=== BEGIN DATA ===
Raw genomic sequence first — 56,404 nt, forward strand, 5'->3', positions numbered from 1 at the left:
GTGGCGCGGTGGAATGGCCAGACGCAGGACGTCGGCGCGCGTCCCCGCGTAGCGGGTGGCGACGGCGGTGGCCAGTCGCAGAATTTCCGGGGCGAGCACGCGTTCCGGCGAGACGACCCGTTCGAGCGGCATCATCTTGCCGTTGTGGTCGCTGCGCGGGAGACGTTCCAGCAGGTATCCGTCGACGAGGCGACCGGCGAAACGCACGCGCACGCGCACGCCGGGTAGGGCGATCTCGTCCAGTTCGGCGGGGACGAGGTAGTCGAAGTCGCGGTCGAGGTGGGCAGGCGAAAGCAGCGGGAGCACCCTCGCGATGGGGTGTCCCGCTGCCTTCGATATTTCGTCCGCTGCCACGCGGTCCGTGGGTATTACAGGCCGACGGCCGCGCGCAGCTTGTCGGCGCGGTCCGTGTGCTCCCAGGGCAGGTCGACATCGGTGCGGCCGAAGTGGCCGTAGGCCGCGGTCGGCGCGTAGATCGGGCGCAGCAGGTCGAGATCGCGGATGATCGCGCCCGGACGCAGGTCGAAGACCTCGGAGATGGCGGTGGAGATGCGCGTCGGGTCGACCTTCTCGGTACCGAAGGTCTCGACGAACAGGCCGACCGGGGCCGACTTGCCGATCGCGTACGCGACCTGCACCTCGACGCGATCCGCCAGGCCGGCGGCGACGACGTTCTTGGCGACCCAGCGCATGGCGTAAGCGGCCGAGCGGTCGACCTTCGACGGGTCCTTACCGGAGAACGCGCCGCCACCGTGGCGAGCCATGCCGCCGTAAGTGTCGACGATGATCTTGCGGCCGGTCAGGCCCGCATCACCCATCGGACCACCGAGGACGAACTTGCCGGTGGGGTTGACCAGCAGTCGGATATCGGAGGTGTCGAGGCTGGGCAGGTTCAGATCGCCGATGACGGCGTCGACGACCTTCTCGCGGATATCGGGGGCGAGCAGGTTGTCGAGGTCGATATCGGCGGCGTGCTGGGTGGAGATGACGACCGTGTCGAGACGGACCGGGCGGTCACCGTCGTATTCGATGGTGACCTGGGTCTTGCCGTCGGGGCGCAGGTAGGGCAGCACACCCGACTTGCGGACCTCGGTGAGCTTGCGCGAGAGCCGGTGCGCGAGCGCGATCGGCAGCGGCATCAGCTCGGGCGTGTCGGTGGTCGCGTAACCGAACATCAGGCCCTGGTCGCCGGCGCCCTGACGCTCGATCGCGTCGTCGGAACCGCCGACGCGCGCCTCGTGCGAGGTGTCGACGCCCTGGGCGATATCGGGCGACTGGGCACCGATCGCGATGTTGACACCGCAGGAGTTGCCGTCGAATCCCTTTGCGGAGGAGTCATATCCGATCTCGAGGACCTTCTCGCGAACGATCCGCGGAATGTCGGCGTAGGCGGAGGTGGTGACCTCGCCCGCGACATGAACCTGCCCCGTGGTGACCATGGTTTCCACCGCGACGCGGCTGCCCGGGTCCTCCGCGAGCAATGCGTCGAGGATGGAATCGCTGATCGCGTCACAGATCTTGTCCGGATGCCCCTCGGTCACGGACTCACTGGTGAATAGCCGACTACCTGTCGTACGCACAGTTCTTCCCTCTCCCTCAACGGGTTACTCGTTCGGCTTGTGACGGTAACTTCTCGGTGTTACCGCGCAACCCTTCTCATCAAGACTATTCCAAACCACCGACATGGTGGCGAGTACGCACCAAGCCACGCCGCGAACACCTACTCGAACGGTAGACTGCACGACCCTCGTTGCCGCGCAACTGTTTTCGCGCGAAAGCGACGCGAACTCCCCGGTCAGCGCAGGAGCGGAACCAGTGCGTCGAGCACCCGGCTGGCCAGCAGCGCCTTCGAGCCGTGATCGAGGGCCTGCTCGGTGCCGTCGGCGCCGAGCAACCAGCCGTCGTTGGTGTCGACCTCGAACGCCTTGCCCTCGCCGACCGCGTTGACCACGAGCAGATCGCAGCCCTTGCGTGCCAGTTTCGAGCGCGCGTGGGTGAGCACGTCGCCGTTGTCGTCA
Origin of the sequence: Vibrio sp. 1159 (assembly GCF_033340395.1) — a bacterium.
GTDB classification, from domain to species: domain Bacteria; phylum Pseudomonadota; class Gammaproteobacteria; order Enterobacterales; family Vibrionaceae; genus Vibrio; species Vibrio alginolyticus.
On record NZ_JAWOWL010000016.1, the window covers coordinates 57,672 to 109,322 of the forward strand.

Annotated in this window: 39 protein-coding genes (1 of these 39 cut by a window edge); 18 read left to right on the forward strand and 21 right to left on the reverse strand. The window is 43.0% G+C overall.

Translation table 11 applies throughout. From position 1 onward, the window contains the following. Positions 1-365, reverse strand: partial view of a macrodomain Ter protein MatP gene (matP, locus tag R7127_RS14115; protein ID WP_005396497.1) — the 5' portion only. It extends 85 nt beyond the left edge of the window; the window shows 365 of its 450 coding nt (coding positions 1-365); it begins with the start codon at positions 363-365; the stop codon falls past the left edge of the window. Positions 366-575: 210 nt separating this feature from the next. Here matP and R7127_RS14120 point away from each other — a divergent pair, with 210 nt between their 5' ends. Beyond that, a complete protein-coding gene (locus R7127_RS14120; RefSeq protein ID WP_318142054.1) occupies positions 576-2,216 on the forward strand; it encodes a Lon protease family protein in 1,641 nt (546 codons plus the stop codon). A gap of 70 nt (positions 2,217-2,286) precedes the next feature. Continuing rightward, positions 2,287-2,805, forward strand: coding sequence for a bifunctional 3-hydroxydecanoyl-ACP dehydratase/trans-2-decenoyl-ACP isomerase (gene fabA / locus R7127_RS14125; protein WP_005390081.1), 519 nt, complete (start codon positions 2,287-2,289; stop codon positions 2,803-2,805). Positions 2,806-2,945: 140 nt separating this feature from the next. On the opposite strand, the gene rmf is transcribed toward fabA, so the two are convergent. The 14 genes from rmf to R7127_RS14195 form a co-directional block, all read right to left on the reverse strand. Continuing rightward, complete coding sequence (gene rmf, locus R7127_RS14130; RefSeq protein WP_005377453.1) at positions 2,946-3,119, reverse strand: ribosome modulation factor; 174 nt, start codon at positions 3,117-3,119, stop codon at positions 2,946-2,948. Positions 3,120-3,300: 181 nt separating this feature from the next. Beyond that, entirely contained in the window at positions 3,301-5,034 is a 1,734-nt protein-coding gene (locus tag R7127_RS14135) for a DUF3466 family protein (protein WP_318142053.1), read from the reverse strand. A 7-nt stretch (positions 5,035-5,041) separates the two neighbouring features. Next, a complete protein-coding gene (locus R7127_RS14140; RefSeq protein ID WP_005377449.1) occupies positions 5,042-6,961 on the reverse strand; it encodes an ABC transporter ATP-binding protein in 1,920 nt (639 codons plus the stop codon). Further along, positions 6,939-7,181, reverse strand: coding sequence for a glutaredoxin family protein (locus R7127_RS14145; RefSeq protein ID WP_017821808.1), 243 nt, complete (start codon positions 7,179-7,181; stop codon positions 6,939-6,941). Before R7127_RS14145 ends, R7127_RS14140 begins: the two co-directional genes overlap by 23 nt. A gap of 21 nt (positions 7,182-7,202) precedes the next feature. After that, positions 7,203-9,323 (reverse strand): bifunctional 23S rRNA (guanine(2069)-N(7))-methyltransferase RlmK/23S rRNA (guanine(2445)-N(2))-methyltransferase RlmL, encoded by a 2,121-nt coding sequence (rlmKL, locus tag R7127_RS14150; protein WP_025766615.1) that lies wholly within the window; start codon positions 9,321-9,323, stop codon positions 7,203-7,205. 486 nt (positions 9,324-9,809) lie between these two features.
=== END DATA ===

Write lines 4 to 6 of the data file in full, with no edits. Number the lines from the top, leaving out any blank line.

GTDB classification, from domain to species: domain Bacteria; phylum Pseudomonadota; class Gammaproteobacteria; order Enterobacterales; family Vibrionaceae; genus Vibrio; species Vibrio alginolyticus.
On record NZ_JAWOWL010000016.1, the window covers coordinates 57,672 to 109,322 of the forward strand.

Annotated in this window: 39 protein-coding genes (1 of these 39 cut by a window edge); 18 read left to right on the forward strand and 21 right to left on the reverse strand. The window is 43.0% G+C overall.